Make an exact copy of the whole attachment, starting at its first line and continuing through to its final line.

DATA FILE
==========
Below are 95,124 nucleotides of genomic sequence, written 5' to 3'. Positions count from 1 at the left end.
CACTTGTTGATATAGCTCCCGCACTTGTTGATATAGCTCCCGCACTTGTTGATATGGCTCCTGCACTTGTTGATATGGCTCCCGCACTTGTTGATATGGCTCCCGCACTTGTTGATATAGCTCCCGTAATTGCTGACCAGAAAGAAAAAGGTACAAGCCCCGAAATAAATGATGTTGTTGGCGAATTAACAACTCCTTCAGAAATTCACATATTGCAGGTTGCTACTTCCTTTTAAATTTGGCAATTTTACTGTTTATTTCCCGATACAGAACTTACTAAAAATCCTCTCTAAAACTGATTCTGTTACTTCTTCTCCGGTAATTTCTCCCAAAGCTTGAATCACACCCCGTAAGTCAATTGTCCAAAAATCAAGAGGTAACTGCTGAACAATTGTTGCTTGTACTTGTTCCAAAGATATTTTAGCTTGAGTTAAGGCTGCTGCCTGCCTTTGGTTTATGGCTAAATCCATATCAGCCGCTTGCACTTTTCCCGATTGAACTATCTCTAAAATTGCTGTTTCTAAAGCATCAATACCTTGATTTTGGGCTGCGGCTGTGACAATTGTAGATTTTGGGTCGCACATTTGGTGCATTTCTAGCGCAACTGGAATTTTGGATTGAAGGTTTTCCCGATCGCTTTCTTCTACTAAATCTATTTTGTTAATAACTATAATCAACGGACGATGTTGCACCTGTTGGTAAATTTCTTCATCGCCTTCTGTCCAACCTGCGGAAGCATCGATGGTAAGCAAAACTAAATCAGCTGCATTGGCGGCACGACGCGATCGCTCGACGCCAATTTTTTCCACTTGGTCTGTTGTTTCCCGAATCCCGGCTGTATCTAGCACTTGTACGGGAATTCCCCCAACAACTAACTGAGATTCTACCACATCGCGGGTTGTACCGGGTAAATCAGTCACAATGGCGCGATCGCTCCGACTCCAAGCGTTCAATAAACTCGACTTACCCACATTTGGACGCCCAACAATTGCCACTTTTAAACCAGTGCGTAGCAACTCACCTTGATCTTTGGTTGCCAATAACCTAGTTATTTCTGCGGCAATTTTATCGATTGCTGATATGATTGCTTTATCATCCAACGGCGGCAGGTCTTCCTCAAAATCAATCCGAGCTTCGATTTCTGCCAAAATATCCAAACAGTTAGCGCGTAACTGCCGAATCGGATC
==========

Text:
Below are 95,124 nucleotides of genomic sequence, written 5' to 3'. Positions count from 1 at the left end.
CACTTGTTGATATAGCTCCCGCACTTGTTGATATAGCTCCCGCACTTGTTGATATGGCTCCTGCACTTGTTGATATGGCTCCCGCACTTGTTGATATGGCTCCCGCACTTGTTGATATAGCTCCCGTAATTGCTGACCAGAAAGAAAAAGGTACAAGCCCCGAAATAAATGATGTTGTTGGCGAATTAACAACTCCTTCAGAAATTCACATATTGCAGGTTGCTACTTCCTTTTAAATTTGGCAATTTTACTGTTTATTTCCCGATACAGAACTTACTAAAAATCCTCTCTAAAACTGATTCTGTTACTTCTTCTCCGGTAATTTCTCCCAAAGCTTGAATCACACCCCGTAAGTCAATTGTCCAAAAATCAAGAGGTAACTGCTGAACAATTGTTGCTTGTACTTGTTCCAAAGATATTTTAGCTTGAGTTAAGGCTGCTGCCTGCCTTTGGTTTATGGCTAAATCCATATCAGCCGCTTGCACTTTTCCCGATTGAACTATCTCTAAAATTGCTGTTTCTAAAGCATCAATACCTTGATTTTGGGCTGCGGCTGTGACAATTGTAGATTTTGGGTCGCACATTTGGTGCATTTCTAGCGCAACTGGAATTTTGGATTGAAGGTTTTCCCGATCGCTTTCTTCTACTAAATCTATTTTGTTAATAACTATAATCAACGGACGATGTTGCACCTGTTGGTAAATTTCTTCATCGCCTTCTGTCCAACCTGCGGAAGCATCGATGGTAAGCAAAACTAAATCAGCTGCATTGGCGGCACGACGCGATCGCTCGACGCCAATTTTTTCCACTTGGTCTGTTGTTTCCCGAATCCCGGCTGTATCTAGCACTTGTACGGGAATTCCCCCAACAACTAACTGAGATTCTACCACATCGCGGGTTGTACCGGGTAAATCAGTCACAATGGCGCGATCGCTCCGACTCCAAGCGTTCAATAAACTCGACTTACCCACATTTGGACGCCCAACAATTGCCACTTTTAAACCAGTGCGTAGCAACTCACCTTGATCTTTGGTTGCCAATAACCTAGTTATTTCTGCGGCAATTTTATCGATTGCTGATATGATTGCTTTATCATCCAACGGCGGCAGGTCTTCCTCAAAATCAATCCGAGCTTCGATTTCTGCCAAAATATCCAAACAGTTAGCGCGTAACTGCCGAATCGGATC